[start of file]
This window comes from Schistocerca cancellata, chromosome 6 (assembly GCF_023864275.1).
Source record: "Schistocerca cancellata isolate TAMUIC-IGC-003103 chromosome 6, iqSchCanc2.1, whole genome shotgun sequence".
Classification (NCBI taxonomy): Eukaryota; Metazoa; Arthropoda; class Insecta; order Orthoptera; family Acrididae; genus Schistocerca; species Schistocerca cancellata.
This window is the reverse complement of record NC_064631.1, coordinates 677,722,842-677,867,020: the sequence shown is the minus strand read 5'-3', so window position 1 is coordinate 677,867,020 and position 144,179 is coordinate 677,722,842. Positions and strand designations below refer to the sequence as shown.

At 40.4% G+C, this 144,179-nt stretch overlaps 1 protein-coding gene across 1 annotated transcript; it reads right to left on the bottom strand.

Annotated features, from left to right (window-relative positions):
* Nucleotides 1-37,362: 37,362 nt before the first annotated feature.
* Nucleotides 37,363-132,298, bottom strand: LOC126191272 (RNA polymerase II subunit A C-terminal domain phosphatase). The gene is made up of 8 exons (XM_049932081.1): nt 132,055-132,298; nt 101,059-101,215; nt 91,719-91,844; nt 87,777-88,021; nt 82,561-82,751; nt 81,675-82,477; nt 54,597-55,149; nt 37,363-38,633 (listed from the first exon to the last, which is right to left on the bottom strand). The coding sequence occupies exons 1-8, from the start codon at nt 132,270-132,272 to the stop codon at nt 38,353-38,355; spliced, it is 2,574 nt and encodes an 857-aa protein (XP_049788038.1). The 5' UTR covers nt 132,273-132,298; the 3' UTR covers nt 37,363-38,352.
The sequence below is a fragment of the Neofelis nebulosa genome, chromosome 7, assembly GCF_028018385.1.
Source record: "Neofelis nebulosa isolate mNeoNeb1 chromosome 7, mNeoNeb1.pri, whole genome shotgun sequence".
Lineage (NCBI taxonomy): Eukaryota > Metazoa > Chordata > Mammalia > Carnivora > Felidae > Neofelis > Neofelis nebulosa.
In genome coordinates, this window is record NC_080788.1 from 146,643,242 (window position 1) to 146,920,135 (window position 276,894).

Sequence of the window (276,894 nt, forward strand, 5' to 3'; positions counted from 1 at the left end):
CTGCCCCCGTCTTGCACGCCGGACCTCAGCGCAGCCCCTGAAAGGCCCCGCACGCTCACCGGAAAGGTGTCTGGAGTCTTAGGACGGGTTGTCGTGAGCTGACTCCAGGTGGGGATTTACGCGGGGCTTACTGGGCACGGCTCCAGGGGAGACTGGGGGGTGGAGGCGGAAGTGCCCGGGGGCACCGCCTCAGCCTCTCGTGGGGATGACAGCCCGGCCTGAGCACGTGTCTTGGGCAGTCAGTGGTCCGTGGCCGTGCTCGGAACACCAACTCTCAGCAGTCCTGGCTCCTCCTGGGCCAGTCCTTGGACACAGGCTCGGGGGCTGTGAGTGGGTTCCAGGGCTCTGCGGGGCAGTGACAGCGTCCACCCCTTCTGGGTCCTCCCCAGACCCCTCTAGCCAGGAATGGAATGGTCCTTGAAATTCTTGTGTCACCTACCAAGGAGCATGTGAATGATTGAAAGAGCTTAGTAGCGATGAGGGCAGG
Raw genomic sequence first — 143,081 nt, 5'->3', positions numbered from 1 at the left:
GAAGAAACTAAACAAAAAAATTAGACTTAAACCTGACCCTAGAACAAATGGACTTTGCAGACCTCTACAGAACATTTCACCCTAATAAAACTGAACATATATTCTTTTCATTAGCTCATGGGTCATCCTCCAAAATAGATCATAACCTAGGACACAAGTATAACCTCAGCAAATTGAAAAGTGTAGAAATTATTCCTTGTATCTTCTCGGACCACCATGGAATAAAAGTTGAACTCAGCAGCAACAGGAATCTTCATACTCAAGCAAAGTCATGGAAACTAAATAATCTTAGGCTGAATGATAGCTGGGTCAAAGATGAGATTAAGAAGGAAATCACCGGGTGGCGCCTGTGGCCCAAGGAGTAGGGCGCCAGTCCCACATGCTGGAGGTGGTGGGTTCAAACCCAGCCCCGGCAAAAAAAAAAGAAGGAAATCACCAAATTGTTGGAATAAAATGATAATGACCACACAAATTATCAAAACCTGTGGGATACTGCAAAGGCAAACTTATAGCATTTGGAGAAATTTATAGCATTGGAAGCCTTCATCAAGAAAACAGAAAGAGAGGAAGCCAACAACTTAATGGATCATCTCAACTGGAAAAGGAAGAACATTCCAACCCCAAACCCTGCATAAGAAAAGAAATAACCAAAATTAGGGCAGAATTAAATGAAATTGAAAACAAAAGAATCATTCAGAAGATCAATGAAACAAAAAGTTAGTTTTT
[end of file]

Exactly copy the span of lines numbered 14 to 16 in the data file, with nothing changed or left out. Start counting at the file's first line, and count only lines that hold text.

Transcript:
CTGCCCCCGTCTTGCACGCCGGACCTCAGCGCAGCCCCTGAAAGGCCCCGCACGCTCACCGGAAAGGTGTCTGGAGTCTTAGGACGGGTTGTCGTGAGCTGACTCCAGGTGGGGATTTACGCGGGGCTTACTGGGCACGGCTCCAGGGGAGACTGGGGGGTGGAGGCGGAAGTGCCCGGGGGCACCGCCTCAGCCTCTCGTGGGGATGACAGCCCGGCCTGAGCACGTGTCTTGGGCAGTCAGTGGTCCGTGGCCGTGCTCGGAACACCAACTCTCAGCAGTCCTGGCTCCTCCTGGGCCAGTCCTTGGACACAGGCTCGGGGGCTGTGAGTGGGTTCCAGGGCTCTGCGGGGCAGTGACAGCGTCCACCCCTTCTGGGTCCTCCCCAGACCCCTCTAGCCAGGAATGGAATGGTCCTTGAAATTCTTGTGTCACCTACCAAGGAGCATGTGAATGATTGAAAGAGCTTAGTAGCGATGAGGGCAGG
Raw genomic sequence first — 143,081 nt, 5'->3', positions numbered from 1 at the left:
GAAGAAACTAAACAAAAAAATTAGACTTAAACCTGACCCTAGAACAAATGGACTTTGCAGACCTCTACAGAACATTTCACCCTAATAAAACTGAACATATATTCTTTTCATTAGCTCATGGGTCATCCTCCAAAATAGATCATAACCTAGGACACAAGTATAACCTCAGCAAATTGAAAAGTGTAGAAATTATTCCTTGTATCTTCTCGGACCACCATGGAATAAAAGTTGAACTCAGCAGCAACAGGAATCTTCATACTCAAGCAAAGTCATGGAAACTAAATAATCTTAGGCTGAATGATAGCTGGGTCAAAGATGAGATTAAGAAGGAAATCACCGGGTGGCGCCTGTGGCCCAAGGAGTAGGGCGCCAGTCCCACATGCTGGAGGTGGTGGGTTCAAACCCAGCCCCGGCAAAAAAAAAAGAAGGAAATCACCAAATTGTTGGAATAAAATGATAATGACCACACAAATTATCAAAACCTGTGGGATACTGCAAAGGCAAACTTATAGCATTTGGAGAAATTTATAGCATTGGAAGCCTTCATCAAGAAAACAGAAAGAGAGGAAGCCAACAACTTAATGGATCATCTCAACTGGAAAAGGAAGAACATTCCAACCCCAAACCCTGCATAAGAAAAGAAATAACCAAAATTAGGGCAGAATTAAATGAAATTGAAAACAAAAGAATCATTCAGAAGATCAATGAAACAAAAAGTTAGTTTTT